This would be comical if it wasn’t so tragic. If it’s as simple as ‘just washing your hands’ then why are their huge spikes in infection? Also, and I can’t emphasise this enough, schools are FILTHY DISGUSTING places. Not the one I work in obviously, but the rest of them. The loos are so bad in most schools that students won’t use them. Give it a quick estimate – how many students wash their hands for 20 seconds with hot water and soap at least once a day during the school day? 20% 10% 1%? Now, tell me again how it’s easy to avoid infection in a school.

Now we come to the really mind-bending part:

6. We have to keep the schools open because this will mean that people get the infection sooner, so we achieve herd immunity and peak sooner. We are all going to get it, so we might as well get it now. I have heard a description of how children can help ‘leak’ the infection into the population.

Note, first, how this one contradicts 100% our justification number 1. Are we trying to encourage children to infect their friends and family, or not? If schools are forming an infection hub, what does that mean for those grannies we were so careful of a minute ago? Note, dear reader, that the use of children to form a hub for infecting their friends and the wider community is without their consent. Note that it is only children and school staff that are being used in this experiment in this way, with no clear idea as to how this might affect them, what is required for herd immunity (60%?) or how long it will take to get there, or even if herd immunity can be achieved without a vaccine, still some months away. No consideration for those who are part of this experiment that might have higher chances of death than others = everyone must take part. No word of accurate death rates at all.

If we are all being signed up for this experiment, let’s see what we are signing up for. How many more people will be infected sooner? How many will die? What are the calculations you have made with teachers’ and children’s lives? What effect will creating a peak early have, and how will the NHS cope with this? How far away are we from getting a vaccine, staffing and resourcing the NHS properly so we can reduce those deaths?
And if a school of 1500 is an excellent hub to bring the peak sooner, then why not the House of Commons? Why not football matches? Why are the children and staff the right feeder unit?

And tell me, because I REALLY want to know, will the private schools be forced to stay open too? I think we all know the answer to that.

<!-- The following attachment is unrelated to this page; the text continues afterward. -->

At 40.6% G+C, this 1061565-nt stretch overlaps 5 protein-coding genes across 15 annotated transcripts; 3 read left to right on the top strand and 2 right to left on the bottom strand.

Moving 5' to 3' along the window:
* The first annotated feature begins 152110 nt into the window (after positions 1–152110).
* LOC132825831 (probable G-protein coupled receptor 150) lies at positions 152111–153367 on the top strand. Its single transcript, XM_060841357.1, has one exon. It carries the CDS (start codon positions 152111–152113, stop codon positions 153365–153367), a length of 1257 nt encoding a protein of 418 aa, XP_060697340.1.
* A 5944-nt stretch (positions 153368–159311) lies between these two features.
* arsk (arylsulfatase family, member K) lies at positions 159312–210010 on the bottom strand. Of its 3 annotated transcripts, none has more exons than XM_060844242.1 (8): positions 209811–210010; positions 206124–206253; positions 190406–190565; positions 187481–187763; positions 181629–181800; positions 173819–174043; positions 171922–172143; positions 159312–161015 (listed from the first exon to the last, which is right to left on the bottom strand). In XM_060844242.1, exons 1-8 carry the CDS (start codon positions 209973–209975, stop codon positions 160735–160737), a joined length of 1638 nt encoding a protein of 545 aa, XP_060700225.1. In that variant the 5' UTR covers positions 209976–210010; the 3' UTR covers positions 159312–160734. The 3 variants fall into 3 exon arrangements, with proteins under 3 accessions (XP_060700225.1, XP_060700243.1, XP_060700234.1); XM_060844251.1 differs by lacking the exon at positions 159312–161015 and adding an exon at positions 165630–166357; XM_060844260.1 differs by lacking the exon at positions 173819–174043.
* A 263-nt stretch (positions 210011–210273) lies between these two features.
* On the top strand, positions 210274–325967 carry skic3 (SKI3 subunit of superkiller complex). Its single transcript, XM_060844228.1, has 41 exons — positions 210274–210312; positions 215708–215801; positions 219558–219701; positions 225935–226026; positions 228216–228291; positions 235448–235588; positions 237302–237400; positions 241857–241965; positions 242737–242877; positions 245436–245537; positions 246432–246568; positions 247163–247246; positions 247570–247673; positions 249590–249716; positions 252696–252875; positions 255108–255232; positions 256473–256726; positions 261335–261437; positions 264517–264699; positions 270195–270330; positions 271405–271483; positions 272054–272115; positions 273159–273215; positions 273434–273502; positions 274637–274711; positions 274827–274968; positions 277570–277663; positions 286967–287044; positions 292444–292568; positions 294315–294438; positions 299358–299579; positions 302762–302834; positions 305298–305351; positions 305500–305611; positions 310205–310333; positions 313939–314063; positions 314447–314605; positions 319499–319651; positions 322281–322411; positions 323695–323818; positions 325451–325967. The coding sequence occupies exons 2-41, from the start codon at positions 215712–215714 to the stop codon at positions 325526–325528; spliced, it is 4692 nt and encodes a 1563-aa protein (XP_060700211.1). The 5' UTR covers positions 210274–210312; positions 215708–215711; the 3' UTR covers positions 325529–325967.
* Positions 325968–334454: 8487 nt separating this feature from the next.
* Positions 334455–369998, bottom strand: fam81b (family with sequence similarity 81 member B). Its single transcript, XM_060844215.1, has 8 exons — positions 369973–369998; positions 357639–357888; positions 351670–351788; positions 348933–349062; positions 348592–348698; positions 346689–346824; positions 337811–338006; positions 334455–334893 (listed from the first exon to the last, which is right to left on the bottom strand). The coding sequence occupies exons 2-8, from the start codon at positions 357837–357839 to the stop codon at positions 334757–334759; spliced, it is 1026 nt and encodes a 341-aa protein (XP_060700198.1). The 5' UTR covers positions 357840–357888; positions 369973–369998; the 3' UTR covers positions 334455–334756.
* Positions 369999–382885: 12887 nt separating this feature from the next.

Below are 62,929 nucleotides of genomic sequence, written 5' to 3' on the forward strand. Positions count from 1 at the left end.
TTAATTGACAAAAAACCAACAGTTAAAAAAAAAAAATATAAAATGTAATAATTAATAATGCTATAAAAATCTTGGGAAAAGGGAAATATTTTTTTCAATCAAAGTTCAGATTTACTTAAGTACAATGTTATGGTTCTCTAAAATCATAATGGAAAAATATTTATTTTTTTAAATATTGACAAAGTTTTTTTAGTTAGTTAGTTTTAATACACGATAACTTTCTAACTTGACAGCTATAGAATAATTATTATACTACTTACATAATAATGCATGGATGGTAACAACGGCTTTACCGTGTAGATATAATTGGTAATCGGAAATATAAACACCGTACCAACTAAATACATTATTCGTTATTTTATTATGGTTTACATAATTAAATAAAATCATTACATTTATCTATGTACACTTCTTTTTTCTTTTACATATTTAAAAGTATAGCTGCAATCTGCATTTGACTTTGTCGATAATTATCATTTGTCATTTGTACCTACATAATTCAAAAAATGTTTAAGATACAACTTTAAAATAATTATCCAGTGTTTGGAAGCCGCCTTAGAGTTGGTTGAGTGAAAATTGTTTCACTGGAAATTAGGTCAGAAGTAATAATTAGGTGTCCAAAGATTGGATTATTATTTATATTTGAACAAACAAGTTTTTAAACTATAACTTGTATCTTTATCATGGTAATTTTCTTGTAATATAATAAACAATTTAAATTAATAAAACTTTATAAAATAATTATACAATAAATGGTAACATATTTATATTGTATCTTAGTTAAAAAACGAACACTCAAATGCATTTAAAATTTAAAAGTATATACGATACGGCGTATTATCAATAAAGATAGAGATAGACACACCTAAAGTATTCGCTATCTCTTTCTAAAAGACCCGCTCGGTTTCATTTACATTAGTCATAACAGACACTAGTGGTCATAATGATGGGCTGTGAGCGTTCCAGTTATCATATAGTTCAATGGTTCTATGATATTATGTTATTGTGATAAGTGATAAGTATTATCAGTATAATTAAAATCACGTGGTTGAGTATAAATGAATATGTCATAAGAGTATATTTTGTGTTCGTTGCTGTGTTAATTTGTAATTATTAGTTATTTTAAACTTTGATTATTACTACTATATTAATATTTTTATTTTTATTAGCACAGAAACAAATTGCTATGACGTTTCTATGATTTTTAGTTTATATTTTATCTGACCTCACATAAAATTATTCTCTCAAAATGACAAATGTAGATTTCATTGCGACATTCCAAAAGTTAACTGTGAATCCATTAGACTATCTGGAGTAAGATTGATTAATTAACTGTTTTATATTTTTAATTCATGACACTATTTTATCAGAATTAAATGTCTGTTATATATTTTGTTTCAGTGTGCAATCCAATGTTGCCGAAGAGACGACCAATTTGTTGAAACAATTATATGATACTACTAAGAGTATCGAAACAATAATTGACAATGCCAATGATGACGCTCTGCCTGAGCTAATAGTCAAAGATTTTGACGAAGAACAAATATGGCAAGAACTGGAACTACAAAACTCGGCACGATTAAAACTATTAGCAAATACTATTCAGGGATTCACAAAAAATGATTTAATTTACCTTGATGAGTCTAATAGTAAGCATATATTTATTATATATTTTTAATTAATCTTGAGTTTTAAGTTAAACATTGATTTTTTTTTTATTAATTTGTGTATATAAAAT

7. If we close the schools now, they will be shut for months.
So F**KING WHAT! Close the schools if it’s needed, not if it’s not needed. If it’s a question of timing, tell us that. But dead is dead forever, so you had better be as sure as you can be before you start playing God with us and our children.
So can we just stop trying to convince us with this set of circular and flimsy arguments. Level with us – tell us the risks, and tell us why you think we should take them, and tell us how you are taking them too. Show us the evidence, show us the data, and put away your contradictions. We aren’t falling for it.

About number6

I am not a number, I am a free woman. More or less.
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One Response to Why I do not buy your reasons for keeping the schools open

  1. Thomas Cheney says:

    Together with most of the world, I don’t know. So far here in Singapore there have been 200 cases and no deaths. The government has a Taskforce that provides updates on a regular basis. The data available to the public is quite detailed including information about each case. The most recent comments about school closure was made by a member of the task force. I am sorry it’s long but it shows the thinking here:

    SINGAPORE — The Government is not ruling out school closures to stem the spread of the Covid-19 disease, although it will continue to study the effectiveness of doing so before taking such measures, said Minister for National Development Lawrence Wong on Friday (March 13).

    Mr Wong was responding to questions from the media at a multi-ministry taskforce press briefing on whether the Government will consider shutting schools, in light of new measures to restrict travellers coming into Singapore. A travel ban has been extended to new travellers from Italy, France, Spain and Germany in the last two weeks, following an increase in imported Covid-19 cases from European countries.

    Mr Wong said that the evidence of whether closing schools will be effective in breaking the transmission of Covid-19 is still not clear.

    “We will not rule out (school closure) but we need to clarify… the effectiveness of school closures and how this would potentially break or slow down the transmission chain before putting in place a measure like that,” he said.

    If the number of cases starts to rise and there is a “big risk of importation”, there may be a need to implement social distancing — “which may have to include suspending of schools”.

    Mr Wong pointed that compared to the normal influenza season where many children get infected, fewer children have been infected by Covid-19 so far.

    Mr Wong cautioned that it is also not clear if there were fewer children infected because the symptoms are so mild and authorities are not picking up on them, or if it was because children are not as prone to being infected.

    “If it is the first reason, then we have reason to be concerned,” said Mr Wong, who added that infected children may then pass on the virus to more vulnerable people at home such as their parents and grandparents.

    “If it’s the second scenario, then school closures are not the right measure,” he said.

    He added that the Government was still studying the evidence and data and will adopt measures on the advice of experts.